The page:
My biggest challenge these days is finding time to write.
In fact, finding time to write is the biggest challenge facing most of the writers I know.
Life always interferes.
Funny, isn’t it, how we never consider “writing” to be “life?” How we will inevitably table our writing in favor of almost anything else that comes up?
For me, lately, it’s been the whole new life that comes with self-publishing a book. There is so much to learn, so many decisions to make and so many hats to wear (some of which don’t fit very well and, consequently, take more than the usual amount of time to try to screw onto my head).
Before I decided to publish Leaf, the time that was not spent working as the CEO of the Spence Family Unit or spending time with said unit was spent writing. I had finally managed to get to the point where I was writing a few hours a day. It wasn’t quite a Stephen King lifestyle (I didn’t have a wife to take care of everything else so I could write all day and read all evening) but I was happy with it.
And then I embarked on my biggest DIY project to date. Now those precious hours are spent dealing with the myriad of things that need doing to, first, get Leaf to print and, second, figure out how to get him into as many hands as possible. It’s been months since I’ve written anything new.
Not counting my blog posts, of course.
They don’t count because they’re not fiction.
Hmmm. Maybe I need to start writing stories on my blog.
Sure. Torture the masses with your writing and editing process. Wouldn’t that be riveting?
You, my friends, have just been treated to what it sounds like in my head on a regular basis. It actually LOOKS more like this:
It’s been months since I’ve written anything new not counting my blog posts, of course they don’t count because they’re not fiction hmmmmaybe I need to start writing stories here on my blog sure torture the masses with your editing process wouldn’t that be riveting?
ANYWAY . . .
I was bemoaning my situation until I read the life story of a prolific writer whose novels I have never actually read, but whose autobiography had jumped into my arms (along with the autobiographies of half a dozen other authors) during a rare waiting-for-my-son’s-drum-lesson-to-end interlude at the library.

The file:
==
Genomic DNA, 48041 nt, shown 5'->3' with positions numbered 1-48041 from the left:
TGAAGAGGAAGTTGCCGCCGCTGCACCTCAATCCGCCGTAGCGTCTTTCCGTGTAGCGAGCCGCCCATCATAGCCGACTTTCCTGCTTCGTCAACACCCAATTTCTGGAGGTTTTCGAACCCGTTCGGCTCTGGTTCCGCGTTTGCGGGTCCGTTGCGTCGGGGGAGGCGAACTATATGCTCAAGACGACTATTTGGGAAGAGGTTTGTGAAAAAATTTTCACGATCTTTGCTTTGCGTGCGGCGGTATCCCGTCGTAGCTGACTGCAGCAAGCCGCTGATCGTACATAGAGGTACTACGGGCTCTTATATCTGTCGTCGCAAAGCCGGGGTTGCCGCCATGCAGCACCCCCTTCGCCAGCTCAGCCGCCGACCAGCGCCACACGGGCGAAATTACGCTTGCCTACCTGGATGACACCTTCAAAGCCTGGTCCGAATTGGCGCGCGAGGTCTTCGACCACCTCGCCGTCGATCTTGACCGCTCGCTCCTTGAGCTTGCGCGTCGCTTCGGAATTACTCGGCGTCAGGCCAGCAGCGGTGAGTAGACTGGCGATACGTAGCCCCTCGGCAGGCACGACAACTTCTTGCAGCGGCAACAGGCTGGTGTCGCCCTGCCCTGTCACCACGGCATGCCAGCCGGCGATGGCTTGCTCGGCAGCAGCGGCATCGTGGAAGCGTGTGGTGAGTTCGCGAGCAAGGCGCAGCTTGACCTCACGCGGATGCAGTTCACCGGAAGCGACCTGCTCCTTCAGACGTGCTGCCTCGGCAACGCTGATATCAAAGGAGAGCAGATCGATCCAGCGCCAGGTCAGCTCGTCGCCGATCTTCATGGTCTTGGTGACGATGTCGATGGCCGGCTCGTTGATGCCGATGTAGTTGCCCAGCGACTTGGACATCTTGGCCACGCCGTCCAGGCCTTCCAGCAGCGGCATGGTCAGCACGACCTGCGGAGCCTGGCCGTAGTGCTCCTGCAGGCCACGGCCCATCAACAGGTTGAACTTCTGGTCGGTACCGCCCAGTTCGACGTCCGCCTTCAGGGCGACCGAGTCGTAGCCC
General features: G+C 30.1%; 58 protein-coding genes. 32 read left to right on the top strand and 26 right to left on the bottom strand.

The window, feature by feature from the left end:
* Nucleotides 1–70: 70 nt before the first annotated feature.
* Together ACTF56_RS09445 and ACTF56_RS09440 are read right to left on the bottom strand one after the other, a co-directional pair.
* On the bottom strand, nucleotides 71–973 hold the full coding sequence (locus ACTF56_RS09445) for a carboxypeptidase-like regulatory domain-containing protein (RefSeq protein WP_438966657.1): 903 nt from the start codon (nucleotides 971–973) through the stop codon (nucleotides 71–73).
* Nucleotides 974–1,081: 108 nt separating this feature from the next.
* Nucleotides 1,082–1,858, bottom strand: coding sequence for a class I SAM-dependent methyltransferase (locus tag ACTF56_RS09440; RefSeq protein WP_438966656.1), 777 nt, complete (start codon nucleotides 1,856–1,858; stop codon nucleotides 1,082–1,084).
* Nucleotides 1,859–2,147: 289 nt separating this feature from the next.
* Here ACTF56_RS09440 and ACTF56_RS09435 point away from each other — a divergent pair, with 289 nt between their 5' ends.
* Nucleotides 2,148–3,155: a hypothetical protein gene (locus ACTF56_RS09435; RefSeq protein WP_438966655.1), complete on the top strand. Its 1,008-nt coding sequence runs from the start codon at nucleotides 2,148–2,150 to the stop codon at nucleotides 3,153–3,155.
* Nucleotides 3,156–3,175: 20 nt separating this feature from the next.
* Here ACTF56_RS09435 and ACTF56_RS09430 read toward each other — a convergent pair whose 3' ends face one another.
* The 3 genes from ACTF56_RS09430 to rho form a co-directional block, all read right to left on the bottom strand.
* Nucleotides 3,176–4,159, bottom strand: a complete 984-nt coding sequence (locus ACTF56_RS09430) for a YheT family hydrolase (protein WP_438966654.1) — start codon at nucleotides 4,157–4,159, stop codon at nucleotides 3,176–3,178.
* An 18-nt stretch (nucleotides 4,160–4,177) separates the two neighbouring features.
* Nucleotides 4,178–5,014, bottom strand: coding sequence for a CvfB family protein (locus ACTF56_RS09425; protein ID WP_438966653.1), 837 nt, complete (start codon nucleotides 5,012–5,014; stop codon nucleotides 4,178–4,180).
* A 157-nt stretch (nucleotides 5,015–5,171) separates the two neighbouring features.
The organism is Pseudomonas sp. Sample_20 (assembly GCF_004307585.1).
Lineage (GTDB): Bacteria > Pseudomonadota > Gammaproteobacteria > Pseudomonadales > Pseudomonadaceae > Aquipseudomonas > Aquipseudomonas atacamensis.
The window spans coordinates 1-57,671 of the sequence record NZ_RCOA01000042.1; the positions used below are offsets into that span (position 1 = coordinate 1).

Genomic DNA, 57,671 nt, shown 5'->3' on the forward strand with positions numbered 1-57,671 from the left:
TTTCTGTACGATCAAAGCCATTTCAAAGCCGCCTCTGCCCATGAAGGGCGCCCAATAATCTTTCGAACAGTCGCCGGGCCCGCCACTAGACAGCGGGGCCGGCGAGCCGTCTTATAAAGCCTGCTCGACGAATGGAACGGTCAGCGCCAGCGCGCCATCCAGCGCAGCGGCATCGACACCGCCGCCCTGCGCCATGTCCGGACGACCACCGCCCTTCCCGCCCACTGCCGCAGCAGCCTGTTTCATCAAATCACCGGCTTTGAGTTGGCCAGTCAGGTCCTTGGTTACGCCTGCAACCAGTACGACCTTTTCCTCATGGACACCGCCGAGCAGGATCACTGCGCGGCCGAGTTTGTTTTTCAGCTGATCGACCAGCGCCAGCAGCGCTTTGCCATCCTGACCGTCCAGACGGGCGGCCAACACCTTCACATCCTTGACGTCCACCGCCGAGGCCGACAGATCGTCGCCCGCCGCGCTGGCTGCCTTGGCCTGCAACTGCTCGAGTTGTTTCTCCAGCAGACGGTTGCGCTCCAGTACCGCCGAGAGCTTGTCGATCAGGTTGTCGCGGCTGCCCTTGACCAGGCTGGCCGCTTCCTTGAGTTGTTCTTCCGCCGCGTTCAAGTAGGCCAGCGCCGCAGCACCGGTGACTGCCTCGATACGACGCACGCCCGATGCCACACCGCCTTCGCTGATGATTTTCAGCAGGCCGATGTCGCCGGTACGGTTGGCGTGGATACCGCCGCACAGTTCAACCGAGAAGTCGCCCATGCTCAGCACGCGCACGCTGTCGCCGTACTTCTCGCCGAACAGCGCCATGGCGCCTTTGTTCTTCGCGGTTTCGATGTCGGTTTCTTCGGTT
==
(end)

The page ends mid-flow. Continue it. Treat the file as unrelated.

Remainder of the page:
Her book, I actually read.
All the other books did the usual closed-cover shuffle from one room to another through nine weeks and three renewals before being returned, unread, to the library.
The most important thing I learned from Mary’s book is that if I want time to write it’s up to me to make that time to write. Period.
That and, Suck it up, princess. You don’t know how good you’ve got it.
Here, in a nutshell, is her story:
After numerous rejections, including one knife-through-the-heart editor’s note that read, “Mrs. Clark, your stories are light, slight and trite,” Mary Higgins Clark’s life-long dream to be a writer was coming true. Magazines were finally starting to buy her short stories. She was on her way.
And then her husband died, leaving her alone to raise five children aged five to thirteen. She managed to get work writing radio copy – the short story fiction market had dried up – but her job and caring for her children left no time to write her own fiction. Every available hour of the day was filled.
So she added more hours to her day.
She rose every morning at 5:00, took the typewriter from its spot on the floor in the corner, placed it on the kitchen table and worked until 6:45 when it was time to return the typewriter to the corner, rouse her children and prepare everyone for the day.
It took her three years of these morning sessions to complete a book on George and Martha Washington called Aspire to the Heavens. It was published, but didn’t do very well because the publishing house was sold just as the book came out and there was no money spent on publicity. It was disappointing, but at least now she knew she could do it. (That book was also lost for a period of years and then surfaced again to be reprinted under a new title, Mount Vernon Love Story, that, happily, sold much better than the first edition.)
She kept up the same morning schedule to try her hand at a novel. It took her a year to write the first draft. And then another year to edit it. An hour and a quarter at a time. That book, Where are the Children? became her first best seller.
So, the moral of the story for Miss I’ve-Got-No-Time-to-Write is you have the same number of hours in your day as Mary Higgins Clark had in hers. If she could do it working full time and raising five children on her own, then you, a woman with only two children and a husband with a good job, can too. It depends entirely on you.
So. How much do you want it? Or is the I-have-no-time-to-write spiel just idle blah blah blah?
Don’t you just hate it when you get called on your stuff?